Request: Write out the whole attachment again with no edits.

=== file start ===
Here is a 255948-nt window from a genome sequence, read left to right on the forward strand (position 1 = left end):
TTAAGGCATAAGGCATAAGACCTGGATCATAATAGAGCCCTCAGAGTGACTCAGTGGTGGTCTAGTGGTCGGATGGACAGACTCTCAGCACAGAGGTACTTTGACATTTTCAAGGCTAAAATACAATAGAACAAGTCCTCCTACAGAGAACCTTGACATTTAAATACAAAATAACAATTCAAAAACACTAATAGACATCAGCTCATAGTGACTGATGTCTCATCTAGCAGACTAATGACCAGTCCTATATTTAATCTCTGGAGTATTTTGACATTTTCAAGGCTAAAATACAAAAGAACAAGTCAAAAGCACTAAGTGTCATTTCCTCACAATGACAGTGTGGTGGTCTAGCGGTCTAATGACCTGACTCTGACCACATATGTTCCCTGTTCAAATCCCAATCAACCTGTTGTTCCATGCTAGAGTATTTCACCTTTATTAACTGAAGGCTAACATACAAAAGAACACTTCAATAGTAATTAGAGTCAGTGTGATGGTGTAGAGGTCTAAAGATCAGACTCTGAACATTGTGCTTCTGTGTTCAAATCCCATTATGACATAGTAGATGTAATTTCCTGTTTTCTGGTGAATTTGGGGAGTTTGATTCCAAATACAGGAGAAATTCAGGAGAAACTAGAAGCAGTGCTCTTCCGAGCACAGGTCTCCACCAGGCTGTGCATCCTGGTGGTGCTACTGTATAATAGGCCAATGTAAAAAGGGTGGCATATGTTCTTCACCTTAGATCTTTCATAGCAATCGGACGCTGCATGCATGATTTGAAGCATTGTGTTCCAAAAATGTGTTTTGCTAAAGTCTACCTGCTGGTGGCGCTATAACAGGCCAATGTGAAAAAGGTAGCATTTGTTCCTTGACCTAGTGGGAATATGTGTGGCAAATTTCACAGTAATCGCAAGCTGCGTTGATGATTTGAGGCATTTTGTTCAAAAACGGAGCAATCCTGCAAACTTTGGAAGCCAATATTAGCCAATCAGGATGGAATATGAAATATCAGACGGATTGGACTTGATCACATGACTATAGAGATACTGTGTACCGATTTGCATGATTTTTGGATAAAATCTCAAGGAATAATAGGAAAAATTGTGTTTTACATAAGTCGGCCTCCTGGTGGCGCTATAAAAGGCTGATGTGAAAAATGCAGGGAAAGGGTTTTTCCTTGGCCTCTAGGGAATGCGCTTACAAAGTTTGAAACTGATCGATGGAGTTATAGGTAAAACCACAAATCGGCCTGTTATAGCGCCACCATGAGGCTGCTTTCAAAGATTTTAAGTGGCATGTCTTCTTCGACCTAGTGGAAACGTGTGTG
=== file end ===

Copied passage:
Here is a 255948-nt window from a genome sequence, read left to right on the forward strand (position 1 = left end):
TTAAGGCATAAGGCATAAGACCTGGATCATAATAGAGCCCTCAGAGTGACTCAGTGGTGGTCTAGTGGTCGGATGGACAGACTCTCAGCACAGAGGTACTTTGACATTTTCAAGGCTAAAATACAATAGAACAAGTCCTCCTACAGAGAACCTTGACATTTAAATACAAAATAACAATTCAAAAACACTAATAGACATCAGCTCATAGTGACTGATGTCTCATCTAGCAGACTAATGACCAGTCCTATATTTAATCTCTGGAGTATTTTGACATTTTCAAGGCTAAAATACAAAAGAACAAGTCAAAAGCACTAAGTGTCATTTCCTCACAATGACAGTGTGGTGGTCTAGCGGTCTAATGACCTGACTCTGACCACATATGTTCCCTGTTCAAATCCCAATCAACCTGTTGTTCCATGCTAGAGTATTTCACCTTTATTAACTGAAGGCTAACATACAAAAGAACACTTCAATAGTAATTAGAGTCAGTGTGATGGTGTAGAGGTCTAAAGATCAGACTCTGAACATTGTGCTTCTGTGTTCAAATCCCATTATGACATAGTAGATGTAATTTCCTGTTTTCTGGTGAATTTGGGGAGTTTGATTCCAAATACAGGAGAAATTCAGGAGAAACTAGAAGCAGTGCTCTTCCGAGCACAGGTCTCCACCAGGCTGTGCATCCTGGTGGTGCTACTGTATAATAGGCCAATGTAAAAAGGGTGGCATATGTTCTTCACCTTAGATCTTTCATAGCAATCGGACGCTGCATGCATGATTTGAAGCATTGTGTTCCAAAAATGTGTTTTGCTAAAGTCTACCTGCTGGTGGCGCTATAACAGGCCAATGTGAAAAAGGTAGCATTTGTTCCTTGACCTAGTGGGAATATGTGTGGCAAATTTCACAGTAATCGCAAGCTGCGTTGATGATTTGAGGCATTTTGTTCAAAAACGGAGCAATCCTGCAAACTTTGGAAGCCAATATTAGCCAATCAGGATGGAATATGAAATATCAGACGGATTGGACTTGATCACATGACTATAGAGATACTGTGTACCGATTTGCATGATTTTTGGATAAAATCTCAAGGAATAATAGGAAAAATTGTGTTTTACATAAGTCGGCCTCCTGGTGGCGCTATAAAAGGCTGATGTGAAAAATGCAGGGAAAGGGTTTTTCCTTGGCCTCTAGGGAATGCGCTTACAAAGTTTGAAACTGATCGATGGAGTTATAGGTAAAACCACAAATCGGCCTGTTATAGCGCCACCATGAGGCTGCTTTCAAAGATTTTAAGTGGCATGTCTTCTTCGACCTAGTGGAAACGTGTGTG